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ASD service dog

A service dog for a child or adult with autism acquires skills that facilitate both emotionally and physically on that person.

The dog learns tasks tailored specifically to the needs and abilities of his owner, but among other things the dog can be trained to identify unwanted repetitive behavior and stop this behavior by diverting his owner's attention (face licking, laying on his owner's feet, etc.), offer comforting behavior when dealing with sensory overload for those with sensory regulation difficulties, serve as a powerful motivational factor for practice including ABA and DIR work methods.

Beyond the functional aspect, the service dog's owner enjoys additional benefits.

The service dog gives a sense of security, reduces the level of anxiety from emergencies and improves the owner's sense of control and sense of self-ability.

The service dog meets every person's basic need to love and be loved, which is a significant need especially for a person with disabilities who often suffers from deterrence or social isolation.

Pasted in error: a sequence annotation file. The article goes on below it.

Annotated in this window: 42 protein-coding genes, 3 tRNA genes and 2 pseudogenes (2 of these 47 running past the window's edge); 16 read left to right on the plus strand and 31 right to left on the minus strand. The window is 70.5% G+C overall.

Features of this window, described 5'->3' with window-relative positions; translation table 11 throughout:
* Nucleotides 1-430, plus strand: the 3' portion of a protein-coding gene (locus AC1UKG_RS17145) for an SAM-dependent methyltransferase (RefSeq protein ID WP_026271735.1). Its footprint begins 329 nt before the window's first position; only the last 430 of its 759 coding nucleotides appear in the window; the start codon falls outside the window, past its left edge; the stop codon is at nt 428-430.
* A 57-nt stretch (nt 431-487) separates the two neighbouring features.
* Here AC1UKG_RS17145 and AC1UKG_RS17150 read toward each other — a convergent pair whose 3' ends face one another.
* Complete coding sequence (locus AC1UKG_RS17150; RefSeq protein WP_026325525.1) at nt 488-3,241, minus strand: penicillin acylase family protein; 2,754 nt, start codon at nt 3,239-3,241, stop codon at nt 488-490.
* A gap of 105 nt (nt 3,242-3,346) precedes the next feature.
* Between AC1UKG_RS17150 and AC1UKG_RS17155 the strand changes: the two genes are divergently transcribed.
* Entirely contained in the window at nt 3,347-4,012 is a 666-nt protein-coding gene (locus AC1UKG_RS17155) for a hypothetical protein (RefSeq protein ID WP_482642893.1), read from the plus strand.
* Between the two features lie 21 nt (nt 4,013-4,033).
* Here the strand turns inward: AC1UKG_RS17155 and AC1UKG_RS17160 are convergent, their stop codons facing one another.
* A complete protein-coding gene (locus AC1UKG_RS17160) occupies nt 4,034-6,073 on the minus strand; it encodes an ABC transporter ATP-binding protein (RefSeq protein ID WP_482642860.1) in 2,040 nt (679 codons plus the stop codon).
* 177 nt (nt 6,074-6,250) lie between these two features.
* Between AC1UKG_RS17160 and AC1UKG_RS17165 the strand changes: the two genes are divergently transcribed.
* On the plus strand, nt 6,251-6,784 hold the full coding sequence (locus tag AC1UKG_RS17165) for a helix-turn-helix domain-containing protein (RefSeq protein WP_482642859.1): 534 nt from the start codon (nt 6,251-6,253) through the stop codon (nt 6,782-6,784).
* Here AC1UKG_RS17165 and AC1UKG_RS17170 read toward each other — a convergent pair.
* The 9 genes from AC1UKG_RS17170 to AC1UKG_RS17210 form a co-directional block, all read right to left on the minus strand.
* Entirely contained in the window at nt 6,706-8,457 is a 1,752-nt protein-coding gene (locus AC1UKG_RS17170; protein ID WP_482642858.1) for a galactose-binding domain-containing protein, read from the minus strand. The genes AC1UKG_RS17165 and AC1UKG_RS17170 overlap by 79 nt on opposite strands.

Moreover, in the social context, the service dog functions as a natural "ice breaker", contributing to social connections and as for children, the dog can even improve their social status.

Like any dog, the service dog is also seen as a life companion, who gives the owner joy in difficult times and a reason to get up in the morning. The sense of responsibility for the dog's well-being has a positive effect on the daily routine and the level of daily activity.

Tasks may include:

Deep pressure to increase  self-regulation


Interfere self-harming behaviors


Aid when sensory overload


Inform an adult during an emergency

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